Penns Manor officials, teachers schedule contract negotiations

Mar. 2—CLYMER, Pa. — Penns Manor Area School District officials and teachers are set to meet at 10 a.m. Friday to continue negotiations on the new Penns Manor Education Association contract.

This is the first meeting since the educators went on strike Monday.

"Hopefully we can compromise and come to a solution," board vice president and negotiating committee chairwoman Jill Eckenrode said.

More than a year of negotiations have not produced a contract for Penns Manor teachers.

Several items have been placed on the table for discussion, but key aspects that have prevented a new agreement involve health care and early retirement.

The district has requested spousal exclusion on health care for seven teachers and that the early retirement incentives end or decrease by several thousand dollars.

"None of us, I'm sure on either side, wanted it to get to this point," Eckenrode said.

Eckenrode has been on the Penns Manor School Board for 16 years and served as chairwoman of the negotiating committee for half that time.

Before that, she was the majorette coach from 1985 to 2017, and her and her husband ran the Little Comets football program.

Additionally, she and her four children graduated from the district.

The board member said she cares a lot for Penns Manor and "firmly believes" the school has some of the best teachers in Indiana County.

However, she said that as an elected official, she has an obligation to the taxpayers and has to be mindful of the financial situation of the district, regarding a continued projected drop in enrollment and increase of many costs.

Speaking for herself, Eckenrode said as she views it, "the only way forward is that both sides have to understand negotiations are give and take."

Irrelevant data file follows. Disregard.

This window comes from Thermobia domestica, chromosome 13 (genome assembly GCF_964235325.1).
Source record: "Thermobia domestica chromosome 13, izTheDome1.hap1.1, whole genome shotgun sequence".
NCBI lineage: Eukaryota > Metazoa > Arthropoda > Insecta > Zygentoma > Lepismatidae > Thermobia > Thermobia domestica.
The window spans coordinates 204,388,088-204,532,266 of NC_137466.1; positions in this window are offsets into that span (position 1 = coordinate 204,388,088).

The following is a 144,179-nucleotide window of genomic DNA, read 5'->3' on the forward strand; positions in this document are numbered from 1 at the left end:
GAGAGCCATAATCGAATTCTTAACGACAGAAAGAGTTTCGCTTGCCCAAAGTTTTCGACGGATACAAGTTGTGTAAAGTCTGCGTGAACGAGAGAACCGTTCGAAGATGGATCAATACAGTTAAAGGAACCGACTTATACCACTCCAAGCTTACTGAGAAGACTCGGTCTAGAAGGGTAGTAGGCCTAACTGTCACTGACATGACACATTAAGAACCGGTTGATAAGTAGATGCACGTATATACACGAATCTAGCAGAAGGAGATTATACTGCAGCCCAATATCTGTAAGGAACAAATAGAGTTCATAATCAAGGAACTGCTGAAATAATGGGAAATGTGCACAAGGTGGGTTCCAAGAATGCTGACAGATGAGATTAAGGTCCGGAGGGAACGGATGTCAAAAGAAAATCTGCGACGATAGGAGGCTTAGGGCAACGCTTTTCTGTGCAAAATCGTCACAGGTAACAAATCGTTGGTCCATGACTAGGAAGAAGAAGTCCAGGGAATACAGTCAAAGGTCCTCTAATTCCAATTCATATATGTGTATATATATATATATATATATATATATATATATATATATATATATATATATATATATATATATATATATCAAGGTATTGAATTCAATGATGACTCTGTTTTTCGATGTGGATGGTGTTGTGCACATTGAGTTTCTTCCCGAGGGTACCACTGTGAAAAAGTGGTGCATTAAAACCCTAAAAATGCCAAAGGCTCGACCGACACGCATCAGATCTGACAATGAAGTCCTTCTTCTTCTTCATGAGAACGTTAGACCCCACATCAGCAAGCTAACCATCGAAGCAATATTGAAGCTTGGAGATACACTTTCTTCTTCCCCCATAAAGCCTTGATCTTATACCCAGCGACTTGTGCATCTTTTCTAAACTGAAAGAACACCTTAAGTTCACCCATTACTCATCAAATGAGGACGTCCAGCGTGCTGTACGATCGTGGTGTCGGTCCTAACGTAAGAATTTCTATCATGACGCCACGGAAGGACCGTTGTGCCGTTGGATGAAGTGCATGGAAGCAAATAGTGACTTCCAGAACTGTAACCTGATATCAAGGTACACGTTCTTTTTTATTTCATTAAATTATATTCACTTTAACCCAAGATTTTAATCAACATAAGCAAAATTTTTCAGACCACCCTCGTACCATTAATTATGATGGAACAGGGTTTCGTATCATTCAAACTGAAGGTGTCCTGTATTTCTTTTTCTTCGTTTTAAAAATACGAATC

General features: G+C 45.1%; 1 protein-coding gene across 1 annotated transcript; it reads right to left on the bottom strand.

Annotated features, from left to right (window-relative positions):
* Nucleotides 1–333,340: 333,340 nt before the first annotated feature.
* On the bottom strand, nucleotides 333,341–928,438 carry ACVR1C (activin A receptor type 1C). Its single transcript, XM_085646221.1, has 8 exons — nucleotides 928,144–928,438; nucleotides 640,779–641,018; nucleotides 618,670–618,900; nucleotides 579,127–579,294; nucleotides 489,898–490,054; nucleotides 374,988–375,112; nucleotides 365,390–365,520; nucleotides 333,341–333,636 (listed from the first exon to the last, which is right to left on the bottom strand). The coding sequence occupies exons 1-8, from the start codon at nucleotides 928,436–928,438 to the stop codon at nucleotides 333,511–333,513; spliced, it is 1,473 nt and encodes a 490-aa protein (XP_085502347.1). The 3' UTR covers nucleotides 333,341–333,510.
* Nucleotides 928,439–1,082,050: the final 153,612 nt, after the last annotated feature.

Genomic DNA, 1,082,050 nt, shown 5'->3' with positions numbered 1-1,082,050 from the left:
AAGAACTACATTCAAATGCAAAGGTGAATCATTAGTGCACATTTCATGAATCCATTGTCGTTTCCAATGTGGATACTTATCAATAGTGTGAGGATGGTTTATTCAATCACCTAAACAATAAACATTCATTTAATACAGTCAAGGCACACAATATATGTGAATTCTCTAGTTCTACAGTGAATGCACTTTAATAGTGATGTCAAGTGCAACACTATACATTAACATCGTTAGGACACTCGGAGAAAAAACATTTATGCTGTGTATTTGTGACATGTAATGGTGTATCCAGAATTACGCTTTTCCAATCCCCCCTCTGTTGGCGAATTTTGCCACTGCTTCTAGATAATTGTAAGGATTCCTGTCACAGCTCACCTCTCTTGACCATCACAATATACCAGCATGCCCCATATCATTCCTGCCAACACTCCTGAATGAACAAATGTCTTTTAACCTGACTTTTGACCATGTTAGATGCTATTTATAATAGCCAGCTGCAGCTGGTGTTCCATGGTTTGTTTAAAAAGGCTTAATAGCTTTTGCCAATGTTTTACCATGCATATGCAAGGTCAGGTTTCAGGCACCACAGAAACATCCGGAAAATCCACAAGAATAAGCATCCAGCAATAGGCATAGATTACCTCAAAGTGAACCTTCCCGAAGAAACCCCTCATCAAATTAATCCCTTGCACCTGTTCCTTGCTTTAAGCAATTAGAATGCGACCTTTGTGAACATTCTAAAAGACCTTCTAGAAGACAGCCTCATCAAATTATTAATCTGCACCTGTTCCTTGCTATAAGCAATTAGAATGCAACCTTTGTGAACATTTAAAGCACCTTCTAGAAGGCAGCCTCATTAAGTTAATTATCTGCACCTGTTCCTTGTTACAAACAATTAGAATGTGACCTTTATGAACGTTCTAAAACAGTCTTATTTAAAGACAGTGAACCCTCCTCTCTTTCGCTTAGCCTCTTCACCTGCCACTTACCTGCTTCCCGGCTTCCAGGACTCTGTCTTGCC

Union officials have previously stated that all they want is a fair contract — district representatives have stated the same — and to not have to relinquish existing aspects of the collective bargaining agreement.

Educators have also stated that they believe board members and administrators aren't appreciative of the teachers, specifically their efforts to keep the doors open during the height of the COVID-19 pandemic.

"I remember sitting in a meeting when our COVID numbers were getting high enough to the point of having to go virtual," high school English teacher Erica Laurer said in a Pennsylvania State Education Association release Wednesday.

"(Superintendent) Mr. (Daren) Johnston asked us what we wanted to do and without hesitation, we said, 'We want to be here in person with our students.' I remember another meeting in which Mr. Johnston told us that the school board appreciated what we had done and wouldn't forget it."

Eckenrode said the difficult negotiations have nothing to do with district officials not appreciating what the teachers have done for the schools, but instead comes down to financials.

"As difficult as it may be, it's going to take both sides to understand the position the district is in" to get a new contract completed, she said, and remember everyone's on the same team.